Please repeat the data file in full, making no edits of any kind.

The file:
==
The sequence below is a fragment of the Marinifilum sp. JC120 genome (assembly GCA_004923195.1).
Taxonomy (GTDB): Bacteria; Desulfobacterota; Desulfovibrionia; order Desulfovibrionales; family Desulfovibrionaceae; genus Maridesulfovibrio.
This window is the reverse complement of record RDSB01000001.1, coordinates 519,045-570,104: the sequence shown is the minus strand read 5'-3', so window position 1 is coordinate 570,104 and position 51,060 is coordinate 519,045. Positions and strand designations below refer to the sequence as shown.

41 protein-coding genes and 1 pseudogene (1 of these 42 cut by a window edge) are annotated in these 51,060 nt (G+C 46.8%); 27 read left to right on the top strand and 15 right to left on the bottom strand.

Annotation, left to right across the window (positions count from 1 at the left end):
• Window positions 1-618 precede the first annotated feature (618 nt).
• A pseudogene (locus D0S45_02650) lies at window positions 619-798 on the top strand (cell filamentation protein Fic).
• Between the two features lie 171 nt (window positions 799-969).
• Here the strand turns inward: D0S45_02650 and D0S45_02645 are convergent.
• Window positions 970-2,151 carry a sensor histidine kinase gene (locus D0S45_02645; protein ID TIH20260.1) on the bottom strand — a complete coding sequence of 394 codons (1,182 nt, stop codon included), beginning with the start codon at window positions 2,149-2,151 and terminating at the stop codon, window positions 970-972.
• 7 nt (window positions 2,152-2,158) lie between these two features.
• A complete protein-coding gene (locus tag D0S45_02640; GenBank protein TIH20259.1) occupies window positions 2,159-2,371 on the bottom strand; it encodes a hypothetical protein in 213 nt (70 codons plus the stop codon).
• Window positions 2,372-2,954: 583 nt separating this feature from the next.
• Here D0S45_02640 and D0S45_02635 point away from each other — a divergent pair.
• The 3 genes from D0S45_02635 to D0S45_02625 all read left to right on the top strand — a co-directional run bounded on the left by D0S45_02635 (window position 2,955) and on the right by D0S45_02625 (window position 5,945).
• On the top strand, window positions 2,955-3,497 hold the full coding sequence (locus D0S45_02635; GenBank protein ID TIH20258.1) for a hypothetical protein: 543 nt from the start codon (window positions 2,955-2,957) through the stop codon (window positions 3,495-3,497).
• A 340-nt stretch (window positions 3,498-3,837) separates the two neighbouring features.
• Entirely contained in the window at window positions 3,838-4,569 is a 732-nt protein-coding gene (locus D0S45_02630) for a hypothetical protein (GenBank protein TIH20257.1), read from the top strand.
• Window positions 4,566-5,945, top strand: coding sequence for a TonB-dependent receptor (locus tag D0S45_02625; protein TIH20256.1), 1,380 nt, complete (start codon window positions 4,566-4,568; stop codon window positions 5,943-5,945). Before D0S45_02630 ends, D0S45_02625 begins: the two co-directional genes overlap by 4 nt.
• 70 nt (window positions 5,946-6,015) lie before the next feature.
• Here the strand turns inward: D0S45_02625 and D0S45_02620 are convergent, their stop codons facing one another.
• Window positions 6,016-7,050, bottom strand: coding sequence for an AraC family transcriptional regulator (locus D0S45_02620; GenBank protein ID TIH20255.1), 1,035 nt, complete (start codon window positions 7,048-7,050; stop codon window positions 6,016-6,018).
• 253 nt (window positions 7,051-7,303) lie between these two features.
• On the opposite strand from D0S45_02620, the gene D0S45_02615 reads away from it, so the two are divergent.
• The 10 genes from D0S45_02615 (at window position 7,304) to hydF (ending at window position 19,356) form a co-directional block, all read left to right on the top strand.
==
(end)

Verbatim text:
The sequence below is a fragment of the Marinifilum sp. JC120 genome (assembly GCA_004923195.1).
Taxonomy (GTDB): Bacteria; Desulfobacterota; Desulfovibrionia; order Desulfovibrionales; family Desulfovibrionaceae; genus Maridesulfovibrio.
This window is the reverse complement of record RDSB01000001.1, coordinates 519,045-570,104: the sequence shown is the minus strand read 5'-3', so window position 1 is coordinate 570,104 and position 51,060 is coordinate 519,045. Positions and strand designations below refer to the sequence as shown.

41 protein-coding genes and 1 pseudogene (1 of these 42 cut by a window edge) are annotated in these 51,060 nt (G+C 46.8%); 27 read left to right on the top strand and 15 right to left on the bottom strand.

Annotation, left to right across the window (positions count from 1 at the left end):
• Window positions 1-618 precede the first annotated feature (618 nt).
• A pseudogene (locus D0S45_02650) lies at window positions 619-798 on the top strand (cell filamentation protein Fic).
• Between the two features lie 171 nt (window positions 799-969).
• Here the strand turns inward: D0S45_02650 and D0S45_02645 are convergent.
• Window positions 970-2,151 carry a sensor histidine kinase gene (locus D0S45_02645; protein ID TIH20260.1) on the bottom strand — a complete coding sequence of 394 codons (1,182 nt, stop codon included), beginning with the start codon at window positions 2,149-2,151 and terminating at the stop codon, window positions 970-972.
• 7 nt (window positions 2,152-2,158) lie between these two features.
• A complete protein-coding gene (locus tag D0S45_02640; GenBank protein TIH20259.1) occupies window positions 2,159-2,371 on the bottom strand; it encodes a hypothetical protein in 213 nt (70 codons plus the stop codon).
• Window positions 2,372-2,954: 583 nt separating this feature from the next.
• Here D0S45_02640 and D0S45_02635 point away from each other — a divergent pair.
• The 3 genes from D0S45_02635 to D0S45_02625 all read left to right on the top strand — a co-directional run bounded on the left by D0S45_02635 (window position 2,955) and on the right by D0S45_02625 (window position 5,945).
• On the top strand, window positions 2,955-3,497 hold the full coding sequence (locus D0S45_02635; GenBank protein ID TIH20258.1) for a hypothetical protein: 543 nt from the start codon (window positions 2,955-2,957) through the stop codon (window positions 3,495-3,497).
• A 340-nt stretch (window positions 3,498-3,837) separates the two neighbouring features.
• Entirely contained in the window at window positions 3,838-4,569 is a 732-nt protein-coding gene (locus D0S45_02630) for a hypothetical protein (GenBank protein TIH20257.1), read from the top strand.
• Window positions 4,566-5,945, top strand: coding sequence for a TonB-dependent receptor (locus tag D0S45_02625; protein TIH20256.1), 1,380 nt, complete (start codon window positions 4,566-4,568; stop codon window positions 5,943-5,945). Before D0S45_02630 ends, D0S45_02625 begins: the two co-directional genes overlap by 4 nt.
• 70 nt (window positions 5,946-6,015) lie before the next feature.
• Here the strand turns inward: D0S45_02625 and D0S45_02620 are convergent, their stop codons facing one another.
• Window positions 6,016-7,050, bottom strand: coding sequence for an AraC family transcriptional regulator (locus D0S45_02620; GenBank protein ID TIH20255.1), 1,035 nt, complete (start codon window positions 7,048-7,050; stop codon window positions 6,016-6,018).
• 253 nt (window positions 7,051-7,303) lie between these two features.
• On the opposite strand from D0S45_02620, the gene D0S45_02615 reads away from it, so the two are divergent.
• The 10 genes from D0S45_02615 (at window position 7,304) to hydF (ending at window position 19,356) form a co-directional block, all read left to right on the top strand.